ES: What were some early influences?
MR: Definitely being exposed to so many places growing up, my family, friends and music. The homie Lloyd Stubber was coming out with some rad stuff and really seeing his pictures and feeling a connection to them was cool. My girlfriend Shay Richardson would always be showing me her latest shots and rolls of film which kept me wanting to shoot more.


ES: What made you decide to do a zine?
MR: It had been something on my mind for about a year before starting it and I have always thought photographs are better in print. Looking though a zine gives you a whole different feel then just looking at pictures online.

ES:  What were decisions in sequencing/ editing/ layout?
MR:It terms of sequencing and layout I really just went with what felt right. Nobody knows your photos better than you and that being the case it was just a matter of putting photos in an order that complements them the best. All works were shot on film so the only editing done was for printing purposes for example dpi.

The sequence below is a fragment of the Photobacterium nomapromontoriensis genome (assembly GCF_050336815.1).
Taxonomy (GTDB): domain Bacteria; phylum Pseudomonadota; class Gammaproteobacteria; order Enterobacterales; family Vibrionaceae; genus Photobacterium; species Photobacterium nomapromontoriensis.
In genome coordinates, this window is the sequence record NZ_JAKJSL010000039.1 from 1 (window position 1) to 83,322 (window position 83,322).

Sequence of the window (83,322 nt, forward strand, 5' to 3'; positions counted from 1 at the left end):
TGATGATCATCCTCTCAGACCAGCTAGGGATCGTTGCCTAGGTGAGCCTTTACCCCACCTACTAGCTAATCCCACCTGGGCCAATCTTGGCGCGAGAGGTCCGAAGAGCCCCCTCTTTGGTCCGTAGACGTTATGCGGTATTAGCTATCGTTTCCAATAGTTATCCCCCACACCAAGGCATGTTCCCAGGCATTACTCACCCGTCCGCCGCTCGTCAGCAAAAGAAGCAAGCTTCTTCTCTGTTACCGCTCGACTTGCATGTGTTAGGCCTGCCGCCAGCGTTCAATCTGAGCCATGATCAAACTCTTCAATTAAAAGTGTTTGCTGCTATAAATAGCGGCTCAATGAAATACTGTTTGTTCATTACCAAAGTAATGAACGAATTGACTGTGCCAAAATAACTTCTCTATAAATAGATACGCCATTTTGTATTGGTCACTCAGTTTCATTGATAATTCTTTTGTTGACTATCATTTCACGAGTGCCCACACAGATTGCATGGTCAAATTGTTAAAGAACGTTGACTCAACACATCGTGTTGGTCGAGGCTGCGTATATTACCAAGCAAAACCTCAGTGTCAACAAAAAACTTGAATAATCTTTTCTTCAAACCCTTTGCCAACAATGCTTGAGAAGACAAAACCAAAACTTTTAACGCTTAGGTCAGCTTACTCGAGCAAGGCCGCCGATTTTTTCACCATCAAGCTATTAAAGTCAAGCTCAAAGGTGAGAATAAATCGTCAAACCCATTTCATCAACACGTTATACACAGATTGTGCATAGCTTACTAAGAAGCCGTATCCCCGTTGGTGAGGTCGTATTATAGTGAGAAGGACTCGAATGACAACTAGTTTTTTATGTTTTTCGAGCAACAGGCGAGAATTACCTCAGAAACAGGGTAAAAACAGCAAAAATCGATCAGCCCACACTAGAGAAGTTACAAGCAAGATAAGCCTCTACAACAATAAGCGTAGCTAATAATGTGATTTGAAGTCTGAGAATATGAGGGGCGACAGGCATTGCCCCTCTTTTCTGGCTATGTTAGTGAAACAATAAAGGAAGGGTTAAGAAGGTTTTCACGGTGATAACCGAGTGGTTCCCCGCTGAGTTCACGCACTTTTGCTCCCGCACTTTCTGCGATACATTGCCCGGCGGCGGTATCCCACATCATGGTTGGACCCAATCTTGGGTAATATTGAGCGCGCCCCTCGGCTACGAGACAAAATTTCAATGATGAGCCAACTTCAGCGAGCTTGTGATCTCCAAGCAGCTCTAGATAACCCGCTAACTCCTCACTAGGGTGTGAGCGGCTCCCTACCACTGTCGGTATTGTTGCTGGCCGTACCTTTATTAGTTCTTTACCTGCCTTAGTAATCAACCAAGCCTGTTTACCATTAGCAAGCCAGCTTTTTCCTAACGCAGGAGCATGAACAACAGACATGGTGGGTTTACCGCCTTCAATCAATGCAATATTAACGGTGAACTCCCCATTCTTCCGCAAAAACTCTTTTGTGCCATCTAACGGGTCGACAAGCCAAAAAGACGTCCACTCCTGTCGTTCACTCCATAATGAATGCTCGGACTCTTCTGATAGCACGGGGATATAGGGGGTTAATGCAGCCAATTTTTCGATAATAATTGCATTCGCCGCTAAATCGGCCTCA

ES: Any newer zines recently that you’ve enjoyed?
MR: ‘The Last Best Place’ by Brian Merriam just made me want to move to Wyoming. ‘Division of Vision’ by Jay Dymock and Lloyd Stubber has those Aussie vibes and ‘Play’ by Pat O’Rourke is sick!

ES: Do you decide whats a photograph while shooting or during editing? Are you more documenting time of a scenario or composing an image?
MR: Shooting solely on film forces you to decide what a photograph is while taking the picture and that is what’s so appealing about it, you are telling a story in a way. In the past I have used digital cameras but never really liked the results.

Find more of Rollock’s work over on his website.